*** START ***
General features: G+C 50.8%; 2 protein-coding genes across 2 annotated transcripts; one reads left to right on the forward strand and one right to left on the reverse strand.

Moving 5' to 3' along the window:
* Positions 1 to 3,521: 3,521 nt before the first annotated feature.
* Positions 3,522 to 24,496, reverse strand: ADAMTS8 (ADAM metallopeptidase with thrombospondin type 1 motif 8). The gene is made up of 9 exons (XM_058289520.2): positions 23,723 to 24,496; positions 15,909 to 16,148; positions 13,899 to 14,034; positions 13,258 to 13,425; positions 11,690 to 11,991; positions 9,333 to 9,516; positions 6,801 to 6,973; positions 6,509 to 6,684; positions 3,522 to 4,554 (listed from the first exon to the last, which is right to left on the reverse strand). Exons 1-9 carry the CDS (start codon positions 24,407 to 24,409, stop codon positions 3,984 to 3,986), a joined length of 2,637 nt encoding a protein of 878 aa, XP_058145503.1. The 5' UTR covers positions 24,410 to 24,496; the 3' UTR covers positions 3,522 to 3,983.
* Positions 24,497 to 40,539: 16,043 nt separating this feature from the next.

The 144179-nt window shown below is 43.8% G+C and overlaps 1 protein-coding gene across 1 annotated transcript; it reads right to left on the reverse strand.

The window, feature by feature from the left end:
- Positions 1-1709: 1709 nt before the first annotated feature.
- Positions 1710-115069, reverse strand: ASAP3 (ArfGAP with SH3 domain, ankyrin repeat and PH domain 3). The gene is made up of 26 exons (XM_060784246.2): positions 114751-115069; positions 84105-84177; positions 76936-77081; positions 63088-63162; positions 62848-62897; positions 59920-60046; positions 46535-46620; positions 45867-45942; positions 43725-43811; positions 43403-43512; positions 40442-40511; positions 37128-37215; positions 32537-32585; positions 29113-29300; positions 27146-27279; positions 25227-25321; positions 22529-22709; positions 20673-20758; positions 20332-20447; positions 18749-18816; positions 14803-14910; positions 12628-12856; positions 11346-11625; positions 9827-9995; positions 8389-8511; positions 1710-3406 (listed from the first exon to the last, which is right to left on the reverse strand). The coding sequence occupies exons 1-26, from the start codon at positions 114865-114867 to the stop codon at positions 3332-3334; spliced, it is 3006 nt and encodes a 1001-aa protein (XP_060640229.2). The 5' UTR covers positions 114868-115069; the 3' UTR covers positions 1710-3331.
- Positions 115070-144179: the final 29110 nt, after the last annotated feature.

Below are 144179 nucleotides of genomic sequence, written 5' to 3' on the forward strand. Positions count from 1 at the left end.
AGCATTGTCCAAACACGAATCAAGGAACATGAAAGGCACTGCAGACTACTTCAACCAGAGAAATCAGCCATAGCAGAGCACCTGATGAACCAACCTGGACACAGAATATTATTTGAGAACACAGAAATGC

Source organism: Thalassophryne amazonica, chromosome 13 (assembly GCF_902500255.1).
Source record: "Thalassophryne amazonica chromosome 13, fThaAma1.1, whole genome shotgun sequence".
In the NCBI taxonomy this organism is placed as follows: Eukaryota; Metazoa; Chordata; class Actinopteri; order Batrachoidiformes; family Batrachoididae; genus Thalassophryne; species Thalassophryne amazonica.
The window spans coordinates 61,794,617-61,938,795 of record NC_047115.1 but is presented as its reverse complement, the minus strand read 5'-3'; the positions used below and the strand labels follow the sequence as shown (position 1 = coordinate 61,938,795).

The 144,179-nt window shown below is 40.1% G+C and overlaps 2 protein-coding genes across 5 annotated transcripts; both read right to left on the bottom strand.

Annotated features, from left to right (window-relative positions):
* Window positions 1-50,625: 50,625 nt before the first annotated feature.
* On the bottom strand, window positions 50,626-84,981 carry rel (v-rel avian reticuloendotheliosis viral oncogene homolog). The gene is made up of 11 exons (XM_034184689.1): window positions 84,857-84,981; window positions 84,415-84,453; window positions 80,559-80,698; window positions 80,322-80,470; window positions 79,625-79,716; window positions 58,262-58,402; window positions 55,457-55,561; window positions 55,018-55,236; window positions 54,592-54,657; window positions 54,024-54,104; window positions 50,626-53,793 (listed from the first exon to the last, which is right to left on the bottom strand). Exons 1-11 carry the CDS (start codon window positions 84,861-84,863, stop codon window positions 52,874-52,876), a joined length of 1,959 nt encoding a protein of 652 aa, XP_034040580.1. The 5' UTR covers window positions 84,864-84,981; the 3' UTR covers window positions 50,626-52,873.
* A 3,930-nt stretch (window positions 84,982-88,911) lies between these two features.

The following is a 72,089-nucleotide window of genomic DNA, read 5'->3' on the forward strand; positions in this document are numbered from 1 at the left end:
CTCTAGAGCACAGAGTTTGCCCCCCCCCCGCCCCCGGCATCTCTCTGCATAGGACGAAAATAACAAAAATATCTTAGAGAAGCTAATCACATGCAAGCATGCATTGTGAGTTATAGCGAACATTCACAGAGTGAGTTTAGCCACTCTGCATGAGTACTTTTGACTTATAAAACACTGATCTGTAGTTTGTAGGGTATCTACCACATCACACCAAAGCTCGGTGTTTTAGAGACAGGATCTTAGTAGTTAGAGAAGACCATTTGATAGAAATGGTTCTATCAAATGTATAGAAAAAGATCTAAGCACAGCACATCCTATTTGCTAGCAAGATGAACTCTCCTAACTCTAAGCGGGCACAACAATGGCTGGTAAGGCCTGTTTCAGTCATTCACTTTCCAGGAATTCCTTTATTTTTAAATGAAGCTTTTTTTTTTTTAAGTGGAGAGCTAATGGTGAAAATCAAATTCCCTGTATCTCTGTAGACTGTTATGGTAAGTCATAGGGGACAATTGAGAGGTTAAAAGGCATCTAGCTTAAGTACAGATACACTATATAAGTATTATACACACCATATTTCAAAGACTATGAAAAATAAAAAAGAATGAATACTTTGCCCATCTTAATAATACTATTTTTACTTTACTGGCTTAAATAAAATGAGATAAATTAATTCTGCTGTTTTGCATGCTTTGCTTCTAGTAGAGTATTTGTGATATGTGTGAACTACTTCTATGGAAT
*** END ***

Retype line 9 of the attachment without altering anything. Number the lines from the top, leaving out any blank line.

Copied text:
- Positions 1710-115069, reverse strand: ASAP3 (ArfGAP with SH3 domain, ankyrin repeat and PH domain 3). The gene is made up of 26 exons (XM_060784246.2): positions 114751-115069; positions 84105-84177; positions 76936-77081; positions 63088-63162; positions 62848-62897; positions 59920-60046; positions 46535-46620; positions 45867-45942; positions 43725-43811; positions 43403-43512; positions 40442-40511; positions 37128-37215; positions 32537-32585; positions 29113-29300; positions 27146-27279; positions 25227-25321; positions 22529-22709; positions 20673-20758; positions 20332-20447; positions 18749-18816; positions 14803-14910; positions 12628-12856; positions 11346-11625; positions 9827-9995; positions 8389-8511; positions 1710-3406 (listed from the first exon to the last, which is right to left on the reverse strand). The coding sequence occupies exons 1-26, from the start codon at positions 114865-114867 to the stop codon at positions 3332-3334; spliced, it is 3006 nt and encodes a 1001-aa protein (XP_060640229.2). The 5' UTR covers positions 114868-115069; the 3' UTR covers positions 1710-3331.